Coping at Christmas

By Lizzie Midgley-Peters, BA (Hons) Creative Writing

Christmas is supposed to be the time of year for endless joy and excitement, especially as a student. We have a secret Santa to look forward to, Mad Friday just around the corner and Christmas parties on their way. But for a lot of us, especially those of us struggling with our mental health, it can feel the complete opposite of joyful.

I know for a fact that I always struggle a little more at this time of year. I see my family and friends full of happiness, seemingly carefree and festive, and wonder why my problems can’t take a break just for this one month. Unfortunately, mental health isn’t that simple.

Not only can it sometimes feel impossible to crawl out of bed and drag yourself to yet another Christmas themed night-out, but once there, it seems unimaginable to bring up how we are feeling, or to ask for help, for fear of being a burden by ruining your friends or family’s fun. The pressure to always be having a good time is at its peak at Christmas, which can make any emotional or mental situation feel worse.

Above everything else, it can be really isolating to feel like you are the only one struggling at this time of year, so the first thing I find helpful is a little reminder that a lot of other people are feeling the same, probably even some of your close friends and family. Think about how much you would want to be there for them if you knew they were struggling at this time of year. They feel the same about you.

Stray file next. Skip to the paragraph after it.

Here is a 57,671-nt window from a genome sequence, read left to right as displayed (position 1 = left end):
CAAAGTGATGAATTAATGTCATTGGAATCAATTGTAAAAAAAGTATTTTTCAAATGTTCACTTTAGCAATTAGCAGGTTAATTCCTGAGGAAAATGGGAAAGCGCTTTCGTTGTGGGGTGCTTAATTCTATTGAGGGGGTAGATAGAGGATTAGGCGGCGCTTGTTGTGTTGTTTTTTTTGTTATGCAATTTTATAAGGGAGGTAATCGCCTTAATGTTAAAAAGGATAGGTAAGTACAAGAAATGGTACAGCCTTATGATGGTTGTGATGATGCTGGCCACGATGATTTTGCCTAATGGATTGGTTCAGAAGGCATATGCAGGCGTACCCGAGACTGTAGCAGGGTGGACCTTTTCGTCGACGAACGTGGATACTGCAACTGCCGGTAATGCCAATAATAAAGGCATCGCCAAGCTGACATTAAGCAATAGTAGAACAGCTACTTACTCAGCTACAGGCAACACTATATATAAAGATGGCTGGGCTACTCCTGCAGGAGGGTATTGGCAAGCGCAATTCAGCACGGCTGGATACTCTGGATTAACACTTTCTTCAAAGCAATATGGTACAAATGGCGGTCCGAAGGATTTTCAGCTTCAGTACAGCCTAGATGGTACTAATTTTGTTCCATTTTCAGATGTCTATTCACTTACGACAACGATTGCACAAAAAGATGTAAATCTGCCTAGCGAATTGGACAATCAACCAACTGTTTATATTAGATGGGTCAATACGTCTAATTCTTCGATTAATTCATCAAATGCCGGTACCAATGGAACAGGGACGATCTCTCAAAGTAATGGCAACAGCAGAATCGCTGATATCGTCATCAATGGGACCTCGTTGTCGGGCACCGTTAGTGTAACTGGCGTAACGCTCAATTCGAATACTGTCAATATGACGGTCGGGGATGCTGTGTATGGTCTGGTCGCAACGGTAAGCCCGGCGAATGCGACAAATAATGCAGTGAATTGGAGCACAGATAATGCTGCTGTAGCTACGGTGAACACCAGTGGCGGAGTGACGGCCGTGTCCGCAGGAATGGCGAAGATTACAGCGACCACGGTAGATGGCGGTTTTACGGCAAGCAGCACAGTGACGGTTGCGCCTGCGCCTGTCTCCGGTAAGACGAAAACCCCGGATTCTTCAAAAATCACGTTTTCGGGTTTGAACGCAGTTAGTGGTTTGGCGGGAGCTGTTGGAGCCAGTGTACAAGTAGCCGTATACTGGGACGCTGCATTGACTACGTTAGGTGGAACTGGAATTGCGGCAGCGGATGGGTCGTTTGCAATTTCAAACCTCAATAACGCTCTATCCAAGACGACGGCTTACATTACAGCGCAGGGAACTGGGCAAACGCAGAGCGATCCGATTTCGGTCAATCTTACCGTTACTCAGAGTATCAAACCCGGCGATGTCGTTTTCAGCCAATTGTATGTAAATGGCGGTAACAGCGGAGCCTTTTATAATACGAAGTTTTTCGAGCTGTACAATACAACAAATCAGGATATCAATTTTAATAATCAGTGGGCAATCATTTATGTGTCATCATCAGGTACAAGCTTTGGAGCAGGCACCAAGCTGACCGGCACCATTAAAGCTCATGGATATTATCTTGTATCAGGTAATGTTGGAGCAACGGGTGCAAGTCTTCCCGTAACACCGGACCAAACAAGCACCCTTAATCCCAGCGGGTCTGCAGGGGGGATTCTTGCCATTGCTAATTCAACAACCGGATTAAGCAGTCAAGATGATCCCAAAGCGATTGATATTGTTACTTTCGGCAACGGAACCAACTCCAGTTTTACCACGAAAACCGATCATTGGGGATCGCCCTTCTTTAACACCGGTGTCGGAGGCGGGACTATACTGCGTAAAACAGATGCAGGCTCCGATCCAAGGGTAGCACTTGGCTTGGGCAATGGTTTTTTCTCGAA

I always try to let a few of my nearest and dearest know how I’m feeling as early as possible, and that I might need their support at some point over the holidays. As scary as that might sound, especially if you don’t already have someone that comes to mind, remember that Christmas can be a great opportunity to start speaking to the people that love you the most.

Hiding your true feelings all the time is never healthy. It’s okay to struggle. You and your feelings matter. You are not a burden. You are not broken. Let’s start looking after ourselves a little more this Christmas, and take a step towards finding some support. It’s a time for love and honesty after all.

Support available at Christmas

If you need advice or someone to talk to contact:

Samaritans – call 116 123 or email

Sheffield Helpline (mental health issues) – call 0808 801 0440

Citizens Advice Sheffield (debt and legal advice) – call 03444 113 111